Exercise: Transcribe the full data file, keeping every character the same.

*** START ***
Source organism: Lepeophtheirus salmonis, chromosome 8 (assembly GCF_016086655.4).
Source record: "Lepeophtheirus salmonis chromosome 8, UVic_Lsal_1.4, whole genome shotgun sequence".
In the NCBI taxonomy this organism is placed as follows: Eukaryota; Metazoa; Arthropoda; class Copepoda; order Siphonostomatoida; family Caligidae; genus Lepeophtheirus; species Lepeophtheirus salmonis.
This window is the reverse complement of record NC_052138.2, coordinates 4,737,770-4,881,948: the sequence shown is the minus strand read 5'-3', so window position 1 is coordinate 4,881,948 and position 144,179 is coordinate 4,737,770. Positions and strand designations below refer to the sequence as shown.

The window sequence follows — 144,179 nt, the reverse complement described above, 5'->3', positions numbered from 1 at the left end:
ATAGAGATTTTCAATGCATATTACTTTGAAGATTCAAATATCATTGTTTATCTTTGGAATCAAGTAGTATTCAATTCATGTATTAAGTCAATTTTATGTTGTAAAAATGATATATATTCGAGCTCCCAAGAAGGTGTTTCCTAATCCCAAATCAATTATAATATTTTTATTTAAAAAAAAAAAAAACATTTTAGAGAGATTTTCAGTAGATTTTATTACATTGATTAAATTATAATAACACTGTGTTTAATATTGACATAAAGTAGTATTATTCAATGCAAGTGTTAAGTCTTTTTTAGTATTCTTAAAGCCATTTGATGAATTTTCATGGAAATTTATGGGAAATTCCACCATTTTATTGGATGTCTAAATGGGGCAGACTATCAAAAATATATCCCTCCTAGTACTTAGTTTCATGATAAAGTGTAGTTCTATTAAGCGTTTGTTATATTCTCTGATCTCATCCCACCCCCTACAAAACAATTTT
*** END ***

Source organism: Lepeophtheirus salmonis, chromosome 8 (assembly GCF_016086655.4).
Source record: "Lepeophtheirus salmonis chromosome 8, UVic_Lsal_1.4, whole genome shotgun sequence".
In the NCBI taxonomy this organism is placed as follows: Eukaryota; Metazoa; Arthropoda; class Copepoda; order Siphonostomatoida; family Caligidae; genus Lepeophtheirus; species Lepeophtheirus salmonis.
This window is the reverse complement of record NC_052138.2, coordinates 4,737,770-4,881,948: the sequence shown is the minus strand read 5'-3', so window position 1 is coordinate 4,881,948 and position 144,179 is coordinate 4,737,770. Positions and strand designations below refer to the sequence as shown.

The window sequence follows — 144,179 nt, the reverse complement described above, 5'->3', positions numbered from 1 at the left end:
ATAGAGATTTTCAATGCATATTACTTTGAAGATTCAAATATCATTGTTTATCTTTGGAATCAAGTAGTATTCAATTCATGTATTAAGTCAATTTTATGTTGTAAAAATGATATATATTCGAGCTCCCAAGAAGGTGTTTCCTAATCCCAAATCAATTATAATATTTTTATTTAAAAAAAAAAAAAACATTTTAGAGAGATTTTCAGTAGATTTTATTACATTGATTAAATTATAATAACACTGTGTTTAATATTGACATAAAGTAGTATTATTCAATGCAAGTGTTAAGTCTTTTTTAGTATTCTTAAAGCCATTTGATGAATTTTCATGGAAATTTATGGGAAATTCCACCATTTTATTGGATGTCTAAATGGGGCAGACTATCAAAAATATATCCCTCCTAGTACTTAGTTTCATGATAAAGTGTAGTTCTATTAAGCGTTTGTTATATTCTCTGATCTCATCCCACCCCCTACAAAACAATTTT